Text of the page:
PrEP vaginal ring set for rollout after WHO endorsement
Significant step as WHO recommends the dapivirine vaginal ring as a new HIV prevention tool following promising trial results.
Last week (26 January), the World Health Organization (WHO) recommended the dapivirine vaginal ring as a new HIV prevention tool for women at heightened risk of HIV, as part of a package of other prevention tools.
While contraceptive vaginal rings have been available for several years, the monthly dapivirine ring - which releases an antiretroviral drug inside the vagina as pre-exposure prophylaxis (PrEP) - is the first ring to offer HIV prevention.
The soft, silicone ring is inserted into the vagina by women and worn continuously for a month. The ring is an important development because it is women-owned, long-acting, discrete and doesn't need a healthcare professional to insert.
In 2016, the Ring Study and ASPIRE – two Phase III trials of the dapivirine ring in Eastern and Southern Africa – found one-third fewer women contracted HIV who used the ring compared to women who used a placebo ring (the Ring Study reported a 35% reduction in HIV incidence and ASPIRE reported a 27% reduction). While certainly positive, low adherence to the ring among some age groups was disappointing. In sub-groups where adherence to the ring was high, HIV incidence was at least halved.
Results from two open-label extension studies, HOPE and DREAM, found that the ring reduced HIV infection by 50% overall. In these studies, all women were given the dapivirine ring and none received a placebo. Previous oral PrEP trials have shown a greater likelihood of using PrEP when there was no potential to be assigned a placebo. These real-world studies individually reported an HIV incidence reduction of 39% (HOPE) and 62% (DREAM), the result of higher uptake and use than in the original trials.
These peer-reviewed trial results were published this month (1 February) in The Lancet, although initial results were released last year and were used to inform a positive opinion from the European Medicines Agency (EMA) back in July 2020, and WHO pre-qualification in November.
Effectiveness and use of the ring in open-label extension trials
Running between 2016 and 2018, the HOPE study offered 12-month access to the dapivirine ring to 1,450 women in Malawi, South Africa, Uganda and Zimbabwe who had participated in the original ASPIRE trial. Their median age was 31 and roughly one in ten (12%) were younger than 25.
DREAM, the extension of the Ring Study, was conducted between 2016 and 2019 among 940 women in South Africa and Uganda. The median age in this cohort was 30 years.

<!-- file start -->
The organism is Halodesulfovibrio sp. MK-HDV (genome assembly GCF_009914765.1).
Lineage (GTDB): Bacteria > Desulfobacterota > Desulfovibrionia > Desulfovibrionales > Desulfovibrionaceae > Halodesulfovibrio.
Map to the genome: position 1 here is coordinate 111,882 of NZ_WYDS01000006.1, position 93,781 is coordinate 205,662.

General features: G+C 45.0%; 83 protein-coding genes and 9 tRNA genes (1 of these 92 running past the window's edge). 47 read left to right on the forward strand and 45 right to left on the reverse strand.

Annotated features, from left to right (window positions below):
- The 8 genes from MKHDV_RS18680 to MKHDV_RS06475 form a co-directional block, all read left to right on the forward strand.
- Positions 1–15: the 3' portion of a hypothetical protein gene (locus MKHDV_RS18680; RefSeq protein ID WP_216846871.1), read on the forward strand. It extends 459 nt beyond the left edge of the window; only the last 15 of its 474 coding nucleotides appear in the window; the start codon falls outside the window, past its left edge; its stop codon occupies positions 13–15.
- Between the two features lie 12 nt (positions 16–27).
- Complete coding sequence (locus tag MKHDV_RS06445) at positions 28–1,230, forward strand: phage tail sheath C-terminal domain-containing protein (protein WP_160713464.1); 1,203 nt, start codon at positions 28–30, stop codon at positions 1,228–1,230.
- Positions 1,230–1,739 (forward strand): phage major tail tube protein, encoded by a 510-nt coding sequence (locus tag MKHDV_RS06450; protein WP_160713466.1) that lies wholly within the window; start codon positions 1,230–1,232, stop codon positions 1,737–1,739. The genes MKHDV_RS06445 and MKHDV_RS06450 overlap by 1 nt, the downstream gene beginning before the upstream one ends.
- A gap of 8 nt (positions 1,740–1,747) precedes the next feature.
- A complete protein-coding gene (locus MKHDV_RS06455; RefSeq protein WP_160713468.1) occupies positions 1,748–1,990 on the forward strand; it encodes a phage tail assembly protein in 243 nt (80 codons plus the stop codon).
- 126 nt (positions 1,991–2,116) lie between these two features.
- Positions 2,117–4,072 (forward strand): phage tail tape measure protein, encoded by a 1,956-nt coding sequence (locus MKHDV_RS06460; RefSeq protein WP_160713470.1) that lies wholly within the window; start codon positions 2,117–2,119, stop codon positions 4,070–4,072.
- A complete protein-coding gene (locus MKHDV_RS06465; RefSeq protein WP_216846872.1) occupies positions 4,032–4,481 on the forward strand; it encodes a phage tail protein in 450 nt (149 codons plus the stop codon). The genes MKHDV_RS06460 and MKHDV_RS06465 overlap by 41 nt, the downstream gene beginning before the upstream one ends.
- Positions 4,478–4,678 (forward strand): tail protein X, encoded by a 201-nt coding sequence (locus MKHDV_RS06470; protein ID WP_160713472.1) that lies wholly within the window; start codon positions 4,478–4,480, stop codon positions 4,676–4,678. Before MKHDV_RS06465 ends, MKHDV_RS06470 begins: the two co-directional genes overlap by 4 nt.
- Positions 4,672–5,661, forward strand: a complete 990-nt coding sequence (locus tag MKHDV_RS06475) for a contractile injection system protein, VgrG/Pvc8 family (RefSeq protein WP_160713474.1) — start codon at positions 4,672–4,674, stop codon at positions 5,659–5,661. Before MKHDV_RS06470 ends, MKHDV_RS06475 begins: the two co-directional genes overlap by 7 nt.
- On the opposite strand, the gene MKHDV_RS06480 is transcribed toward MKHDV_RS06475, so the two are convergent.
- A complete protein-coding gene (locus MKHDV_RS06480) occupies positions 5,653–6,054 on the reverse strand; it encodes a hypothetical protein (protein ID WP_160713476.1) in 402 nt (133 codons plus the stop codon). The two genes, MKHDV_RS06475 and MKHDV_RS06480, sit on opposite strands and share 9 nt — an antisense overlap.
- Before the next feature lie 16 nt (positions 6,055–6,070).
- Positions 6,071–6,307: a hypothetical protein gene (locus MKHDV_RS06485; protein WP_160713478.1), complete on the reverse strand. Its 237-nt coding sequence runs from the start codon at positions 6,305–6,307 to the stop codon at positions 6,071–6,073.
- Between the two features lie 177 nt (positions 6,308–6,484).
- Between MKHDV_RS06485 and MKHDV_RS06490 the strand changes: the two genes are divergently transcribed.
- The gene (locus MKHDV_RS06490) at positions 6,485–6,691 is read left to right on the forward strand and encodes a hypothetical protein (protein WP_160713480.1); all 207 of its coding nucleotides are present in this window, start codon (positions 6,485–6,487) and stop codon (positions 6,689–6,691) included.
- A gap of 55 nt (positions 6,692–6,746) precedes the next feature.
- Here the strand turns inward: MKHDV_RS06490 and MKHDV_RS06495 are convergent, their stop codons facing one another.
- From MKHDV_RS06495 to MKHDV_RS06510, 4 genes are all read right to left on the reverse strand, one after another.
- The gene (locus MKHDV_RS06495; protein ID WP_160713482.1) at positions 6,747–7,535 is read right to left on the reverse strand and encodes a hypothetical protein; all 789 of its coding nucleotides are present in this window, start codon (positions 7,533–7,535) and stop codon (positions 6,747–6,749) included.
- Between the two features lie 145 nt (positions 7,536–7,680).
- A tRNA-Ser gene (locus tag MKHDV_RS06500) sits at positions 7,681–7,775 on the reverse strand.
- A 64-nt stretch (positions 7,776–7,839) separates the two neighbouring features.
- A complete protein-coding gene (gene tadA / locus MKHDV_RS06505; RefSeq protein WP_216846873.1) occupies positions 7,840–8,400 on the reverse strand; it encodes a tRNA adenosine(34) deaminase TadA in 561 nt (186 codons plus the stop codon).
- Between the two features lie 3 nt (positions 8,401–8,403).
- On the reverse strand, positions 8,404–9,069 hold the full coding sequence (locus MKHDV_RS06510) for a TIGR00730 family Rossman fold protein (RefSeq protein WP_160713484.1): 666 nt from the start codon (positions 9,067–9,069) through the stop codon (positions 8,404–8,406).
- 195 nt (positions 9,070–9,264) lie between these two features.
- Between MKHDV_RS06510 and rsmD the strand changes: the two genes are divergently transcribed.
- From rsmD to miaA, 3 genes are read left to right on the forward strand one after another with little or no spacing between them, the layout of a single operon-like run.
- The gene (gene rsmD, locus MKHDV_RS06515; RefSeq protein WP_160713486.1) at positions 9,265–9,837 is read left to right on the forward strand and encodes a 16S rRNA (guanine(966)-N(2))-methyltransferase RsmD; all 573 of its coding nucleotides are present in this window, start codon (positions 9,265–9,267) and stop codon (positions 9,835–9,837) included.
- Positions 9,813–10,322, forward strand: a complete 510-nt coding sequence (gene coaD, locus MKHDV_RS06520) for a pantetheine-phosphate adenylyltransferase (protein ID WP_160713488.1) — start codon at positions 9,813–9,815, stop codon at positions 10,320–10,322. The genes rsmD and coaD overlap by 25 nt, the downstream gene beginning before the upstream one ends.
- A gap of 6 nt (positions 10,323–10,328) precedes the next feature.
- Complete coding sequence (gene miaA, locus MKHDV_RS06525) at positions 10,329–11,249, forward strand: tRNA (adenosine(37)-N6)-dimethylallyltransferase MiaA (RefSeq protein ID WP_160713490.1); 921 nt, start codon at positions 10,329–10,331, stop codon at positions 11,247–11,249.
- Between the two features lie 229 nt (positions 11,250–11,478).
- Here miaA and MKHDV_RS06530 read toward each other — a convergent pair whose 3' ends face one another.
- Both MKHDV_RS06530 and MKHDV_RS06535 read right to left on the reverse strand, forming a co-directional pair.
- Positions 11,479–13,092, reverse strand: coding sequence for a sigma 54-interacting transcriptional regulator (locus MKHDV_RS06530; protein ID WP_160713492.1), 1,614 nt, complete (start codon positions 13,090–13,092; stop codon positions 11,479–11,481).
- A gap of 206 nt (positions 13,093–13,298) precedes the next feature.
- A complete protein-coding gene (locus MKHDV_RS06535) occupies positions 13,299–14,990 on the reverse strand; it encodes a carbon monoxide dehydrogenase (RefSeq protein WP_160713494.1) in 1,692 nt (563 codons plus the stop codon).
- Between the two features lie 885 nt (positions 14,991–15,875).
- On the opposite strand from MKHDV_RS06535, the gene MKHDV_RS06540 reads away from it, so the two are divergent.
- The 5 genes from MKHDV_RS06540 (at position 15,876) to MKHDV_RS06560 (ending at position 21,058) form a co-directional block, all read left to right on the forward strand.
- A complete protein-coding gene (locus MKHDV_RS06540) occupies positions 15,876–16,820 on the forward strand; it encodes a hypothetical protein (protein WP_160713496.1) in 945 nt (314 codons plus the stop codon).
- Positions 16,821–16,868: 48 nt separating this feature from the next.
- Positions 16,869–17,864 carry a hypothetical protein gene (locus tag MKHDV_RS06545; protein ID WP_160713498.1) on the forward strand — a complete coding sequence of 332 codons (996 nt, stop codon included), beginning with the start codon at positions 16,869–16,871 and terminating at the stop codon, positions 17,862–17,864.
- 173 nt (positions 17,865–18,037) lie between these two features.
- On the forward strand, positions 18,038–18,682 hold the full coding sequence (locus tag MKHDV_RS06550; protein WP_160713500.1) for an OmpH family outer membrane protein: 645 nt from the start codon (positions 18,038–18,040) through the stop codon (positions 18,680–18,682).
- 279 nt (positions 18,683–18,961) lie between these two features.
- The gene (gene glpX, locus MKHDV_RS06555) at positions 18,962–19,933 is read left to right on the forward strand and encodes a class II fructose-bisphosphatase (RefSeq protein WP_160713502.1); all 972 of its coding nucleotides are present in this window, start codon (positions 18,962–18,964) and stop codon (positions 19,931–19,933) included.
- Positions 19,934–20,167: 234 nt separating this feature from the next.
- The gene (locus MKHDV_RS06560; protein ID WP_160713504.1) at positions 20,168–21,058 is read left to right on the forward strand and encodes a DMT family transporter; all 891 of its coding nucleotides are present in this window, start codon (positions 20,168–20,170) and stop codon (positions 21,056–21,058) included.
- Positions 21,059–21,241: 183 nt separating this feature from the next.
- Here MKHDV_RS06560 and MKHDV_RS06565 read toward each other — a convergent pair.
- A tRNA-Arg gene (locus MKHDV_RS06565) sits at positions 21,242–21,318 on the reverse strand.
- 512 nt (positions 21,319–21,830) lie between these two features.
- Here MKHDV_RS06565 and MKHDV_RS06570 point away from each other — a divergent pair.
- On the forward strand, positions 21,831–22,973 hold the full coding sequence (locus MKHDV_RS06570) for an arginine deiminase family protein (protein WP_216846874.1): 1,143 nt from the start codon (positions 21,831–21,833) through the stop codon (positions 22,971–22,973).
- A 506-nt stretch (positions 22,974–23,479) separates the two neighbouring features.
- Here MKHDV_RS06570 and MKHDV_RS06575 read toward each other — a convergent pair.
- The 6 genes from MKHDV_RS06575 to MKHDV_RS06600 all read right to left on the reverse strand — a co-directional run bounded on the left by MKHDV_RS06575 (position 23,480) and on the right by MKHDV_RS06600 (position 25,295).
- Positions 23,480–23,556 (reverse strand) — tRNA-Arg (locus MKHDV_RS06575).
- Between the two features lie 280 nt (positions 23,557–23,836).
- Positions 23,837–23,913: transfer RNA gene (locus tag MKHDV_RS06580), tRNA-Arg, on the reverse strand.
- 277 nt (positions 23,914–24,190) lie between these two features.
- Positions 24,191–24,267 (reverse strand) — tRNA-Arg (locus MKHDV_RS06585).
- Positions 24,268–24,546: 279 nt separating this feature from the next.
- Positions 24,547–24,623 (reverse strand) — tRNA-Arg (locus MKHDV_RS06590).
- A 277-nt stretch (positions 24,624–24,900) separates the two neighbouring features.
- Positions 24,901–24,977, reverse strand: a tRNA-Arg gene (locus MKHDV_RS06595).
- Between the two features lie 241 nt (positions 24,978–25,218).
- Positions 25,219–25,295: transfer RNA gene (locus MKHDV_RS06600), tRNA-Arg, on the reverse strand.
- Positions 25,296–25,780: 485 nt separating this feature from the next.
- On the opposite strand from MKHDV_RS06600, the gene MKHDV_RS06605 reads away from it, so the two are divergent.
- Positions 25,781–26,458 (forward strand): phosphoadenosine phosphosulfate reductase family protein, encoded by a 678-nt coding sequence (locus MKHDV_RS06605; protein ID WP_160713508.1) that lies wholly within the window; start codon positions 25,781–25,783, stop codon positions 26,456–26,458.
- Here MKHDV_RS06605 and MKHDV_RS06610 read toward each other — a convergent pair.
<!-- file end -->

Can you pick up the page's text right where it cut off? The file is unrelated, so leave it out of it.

Both studies began with monthly appointments, then saw participants every three months, providing them with rings to replace after 28 days. DREAM reported HIV incidence of 1.8 per 100 person-years. This was a 62% reduction in incidence compared to the Ring Study’s placebo group when matched on age, study site, and other demographics. In HOPE, HIV incidence was 2.7 per 100 person-years, 39% lower than the incidence in the matched ASPIRE placebo group.
In DREAM, 90% of women took the rings home and completed the trial to 12 months, compared to 73% in HOPE. Both studies tested the returned rings for residual amounts of dapivirine to measure adherence and found higher levels of adherence than in the Phase III trials. These remained consistently high over the study period, indicating that women continued to use the rings through the study.
Reasons for not using the ring included a preference for an alternative HIV prevention method, partners being unsupportive, work demands making it difficult to participate in the trial, and becoming HIV positive. Side effects were rarely reported as a reason not to use the ring.
Adherence levels reported by HOPE and DREAM are higher than those reported in oral PrEP trials with African women, which have reported 6-month and 12-month use between 20% and 50%.
No serious side effects occurred from ring use in either study. In DREAM, although 65% of women reported ‘adverse events’, ring use was not the cause in most cases. Only six incidents were associated with ring use and all were considered to be mild, such as pelvic discomfort.
In DREAM, five women (29%) who contracted HIV during the study had drug resistance. This is higher than the ASPIRE trial, which found 17% of women had drug-resistant HIV. Both sample sizes are small so this result should be viewed with caution. Both the Ring Study and ASPIRE found no difference in drug resistance between the ring and the placebo groups, and it may be possible that this increase in drug resistance reported by DREAM reflects a rise in the general prevalence of drug-resistant HIV.
As countries consider rolling out the dapivirine ring, the WHO calls for comprehensive training and support for providers to ensure they understand the ring’s risks and benefits and can pass this information on to women to help them make an informed choice about whether or not to use it.
The WHO is clear that the dapivirine ring should be used as 'a complementary prevention approach', in combination with other safer sex practices, such as condoms. It recommends that the ring is offered alongside other HIV prevention choices, contraceptive choices, STI diagnosis and treatment, voluntary partner services, HIV testing, and links to antiretroviral treatment if relevant.
Adolescent girls and young women and women from key populations may need more tailored support to use the ring. Further studies are needed to assess feasibility and effectiveness among these groups.
Real-world studies with women who have no previous experience of using the dapivirine ring are also needed to further analyse uptake and adherence. Research on whether the ring is safe to use during pregnancy and breastfeeding – something HOPE and DREAM did not examine – is also required.